On December 20, 1956, the United States Supreme Court ruling in Browder v. Gayle outlawed segregation in public transportation and the Civil Rights Movement claimed its second major victory (Brown v. Board having been the first). And, as a result of the Montgomery Bus Boycott and the courage of Claudette Colvin, Rosa Parks, and thousands more residing in what history has come to know as “The Birthplace” of the movement, a 26-year-old Baptist minister was thrust into the public eye of this nation and the world.
Although initially reticent to assume the mantle of de facto leader of this emergent movement, Dr. Martin Luther King, Jr., recognized that providence had called him to this moment and one of his earliest public comments in this new role declared, “Life’s most persistent and urgent question is, ‘What are you doing for others?’”
During the current COVID-19 pandemic, we witnessed the generosity of our fellow citizens who raised $5.2 million dollars for more than 2,800 Minnesota nonprofits and schools during GiveMN’s #GiveAtHomeMN campaign. And, in the wake of the tragic police killing of George Floyd, GiveMN saw over $8 million pour in less than two weeks to support agencies, businesses, and individuals in the Twin Cities, much of which came from out-of-state donors.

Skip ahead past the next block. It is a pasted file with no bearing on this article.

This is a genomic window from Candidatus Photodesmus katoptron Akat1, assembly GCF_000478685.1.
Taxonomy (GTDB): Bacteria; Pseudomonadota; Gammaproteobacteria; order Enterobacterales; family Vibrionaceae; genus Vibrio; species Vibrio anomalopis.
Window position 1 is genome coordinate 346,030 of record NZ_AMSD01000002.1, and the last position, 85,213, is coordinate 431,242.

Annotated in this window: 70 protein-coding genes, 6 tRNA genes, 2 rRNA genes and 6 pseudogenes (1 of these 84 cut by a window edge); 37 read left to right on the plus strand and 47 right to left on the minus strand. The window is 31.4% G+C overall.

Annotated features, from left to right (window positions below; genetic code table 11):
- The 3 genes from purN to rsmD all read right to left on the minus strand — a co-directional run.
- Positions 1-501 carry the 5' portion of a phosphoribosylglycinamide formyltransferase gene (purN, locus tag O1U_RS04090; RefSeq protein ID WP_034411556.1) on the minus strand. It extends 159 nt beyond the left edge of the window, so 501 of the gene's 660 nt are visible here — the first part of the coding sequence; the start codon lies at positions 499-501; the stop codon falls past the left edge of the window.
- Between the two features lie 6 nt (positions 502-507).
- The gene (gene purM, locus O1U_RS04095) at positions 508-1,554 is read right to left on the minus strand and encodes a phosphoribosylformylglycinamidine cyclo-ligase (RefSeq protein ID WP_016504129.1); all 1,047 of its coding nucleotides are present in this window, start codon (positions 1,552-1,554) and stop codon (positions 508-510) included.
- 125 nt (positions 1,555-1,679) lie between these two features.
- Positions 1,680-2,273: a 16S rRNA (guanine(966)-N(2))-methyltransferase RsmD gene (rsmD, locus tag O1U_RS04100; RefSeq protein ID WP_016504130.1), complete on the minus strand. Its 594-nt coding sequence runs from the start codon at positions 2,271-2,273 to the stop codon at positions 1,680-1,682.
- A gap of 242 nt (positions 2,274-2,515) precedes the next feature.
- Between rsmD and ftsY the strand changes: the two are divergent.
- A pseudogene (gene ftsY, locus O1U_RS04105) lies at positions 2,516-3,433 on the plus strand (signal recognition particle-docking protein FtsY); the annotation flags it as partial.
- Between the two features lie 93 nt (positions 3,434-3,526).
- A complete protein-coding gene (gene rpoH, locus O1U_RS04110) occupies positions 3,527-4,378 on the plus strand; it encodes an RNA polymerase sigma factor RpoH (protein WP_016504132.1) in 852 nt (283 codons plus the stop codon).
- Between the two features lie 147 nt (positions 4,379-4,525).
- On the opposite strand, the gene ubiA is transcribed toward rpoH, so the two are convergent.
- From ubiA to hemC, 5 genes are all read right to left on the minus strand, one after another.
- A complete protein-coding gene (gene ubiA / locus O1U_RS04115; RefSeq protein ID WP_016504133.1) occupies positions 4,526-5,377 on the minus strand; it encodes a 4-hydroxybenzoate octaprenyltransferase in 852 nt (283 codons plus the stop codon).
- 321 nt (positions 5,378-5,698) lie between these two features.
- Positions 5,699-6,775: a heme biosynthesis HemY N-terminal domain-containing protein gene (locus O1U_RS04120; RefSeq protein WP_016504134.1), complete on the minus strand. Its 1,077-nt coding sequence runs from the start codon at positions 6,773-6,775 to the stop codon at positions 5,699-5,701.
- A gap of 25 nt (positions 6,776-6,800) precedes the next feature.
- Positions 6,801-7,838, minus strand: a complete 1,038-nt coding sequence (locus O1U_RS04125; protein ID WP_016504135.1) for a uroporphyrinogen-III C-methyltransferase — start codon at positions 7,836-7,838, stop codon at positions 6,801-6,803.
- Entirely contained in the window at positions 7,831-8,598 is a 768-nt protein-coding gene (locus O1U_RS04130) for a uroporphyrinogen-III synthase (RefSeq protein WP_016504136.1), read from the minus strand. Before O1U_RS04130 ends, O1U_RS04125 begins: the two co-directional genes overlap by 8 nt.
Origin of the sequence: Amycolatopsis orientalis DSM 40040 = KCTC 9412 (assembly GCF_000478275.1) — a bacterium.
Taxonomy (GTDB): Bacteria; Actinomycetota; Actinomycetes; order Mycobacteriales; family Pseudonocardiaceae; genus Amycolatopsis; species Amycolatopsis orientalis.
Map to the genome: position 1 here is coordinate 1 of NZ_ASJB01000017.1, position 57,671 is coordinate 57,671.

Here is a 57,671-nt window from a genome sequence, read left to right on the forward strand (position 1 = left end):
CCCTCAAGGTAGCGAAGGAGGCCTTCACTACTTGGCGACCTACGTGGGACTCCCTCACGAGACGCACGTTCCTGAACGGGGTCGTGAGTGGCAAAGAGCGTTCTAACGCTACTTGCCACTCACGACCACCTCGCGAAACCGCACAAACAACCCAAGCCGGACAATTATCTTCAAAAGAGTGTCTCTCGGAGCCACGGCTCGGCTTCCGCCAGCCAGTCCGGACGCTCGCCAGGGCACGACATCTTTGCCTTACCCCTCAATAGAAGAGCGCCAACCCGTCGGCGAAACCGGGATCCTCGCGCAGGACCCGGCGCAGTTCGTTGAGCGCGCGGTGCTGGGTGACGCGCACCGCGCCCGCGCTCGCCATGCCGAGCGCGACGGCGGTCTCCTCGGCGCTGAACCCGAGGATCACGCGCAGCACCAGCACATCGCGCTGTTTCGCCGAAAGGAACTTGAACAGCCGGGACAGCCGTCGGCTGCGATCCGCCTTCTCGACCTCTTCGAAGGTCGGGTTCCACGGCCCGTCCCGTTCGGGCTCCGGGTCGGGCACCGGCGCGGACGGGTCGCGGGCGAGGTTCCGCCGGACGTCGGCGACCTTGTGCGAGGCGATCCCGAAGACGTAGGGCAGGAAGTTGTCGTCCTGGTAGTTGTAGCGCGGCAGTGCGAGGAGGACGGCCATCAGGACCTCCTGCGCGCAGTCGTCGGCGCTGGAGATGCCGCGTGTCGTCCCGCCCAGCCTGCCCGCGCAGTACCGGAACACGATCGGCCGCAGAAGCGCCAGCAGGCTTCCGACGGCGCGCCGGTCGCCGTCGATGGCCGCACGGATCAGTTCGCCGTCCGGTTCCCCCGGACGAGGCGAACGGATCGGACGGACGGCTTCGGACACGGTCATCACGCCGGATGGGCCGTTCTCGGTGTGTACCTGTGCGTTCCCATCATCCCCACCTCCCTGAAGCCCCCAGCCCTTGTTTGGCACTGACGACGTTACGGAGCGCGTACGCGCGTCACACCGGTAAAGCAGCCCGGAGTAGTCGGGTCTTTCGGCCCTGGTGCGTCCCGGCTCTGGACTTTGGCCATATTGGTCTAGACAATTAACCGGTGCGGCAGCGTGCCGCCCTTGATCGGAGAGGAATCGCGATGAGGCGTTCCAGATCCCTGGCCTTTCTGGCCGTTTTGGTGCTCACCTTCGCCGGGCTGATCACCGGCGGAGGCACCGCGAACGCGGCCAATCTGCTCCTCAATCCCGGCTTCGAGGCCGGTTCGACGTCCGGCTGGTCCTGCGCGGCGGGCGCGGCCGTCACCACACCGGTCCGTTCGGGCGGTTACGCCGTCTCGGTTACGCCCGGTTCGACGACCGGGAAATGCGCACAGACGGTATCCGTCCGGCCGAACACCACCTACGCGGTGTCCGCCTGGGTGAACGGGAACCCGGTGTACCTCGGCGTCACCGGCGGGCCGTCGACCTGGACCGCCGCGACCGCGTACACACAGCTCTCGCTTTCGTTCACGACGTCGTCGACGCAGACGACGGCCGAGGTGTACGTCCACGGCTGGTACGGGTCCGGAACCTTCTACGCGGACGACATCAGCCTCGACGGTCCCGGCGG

That said, we understand that giving during this time is more difficult than ever. According to the University of Minnesota’s Center for Infectious Disease and Research Policy, 40 million American jobs were lost or reduced during the first six-weeks of this crisis alone. Yet there are other ways that we can still help each other. A May 23rd story by philanthropy reporter Kelly Smith in the Star Tribune, illustrates how local nonprofits have reimagined volunteerism during the era of Stay At Home MN and more recently Stay Safe MN. Moreover, Hands On Twin Cities has launched a Volunteer Response Hub to help assist those who want to safely serve our most vulnerable populations during this continuing public health emergency.
So, in the words of Desmond Tutu, let us never forget that our humanity is bound together as “We are different precisely in order to realize our need of one another.” So, “do your little bit of good wherever you are; it’s those little bits of good put together that overwhelm the world.”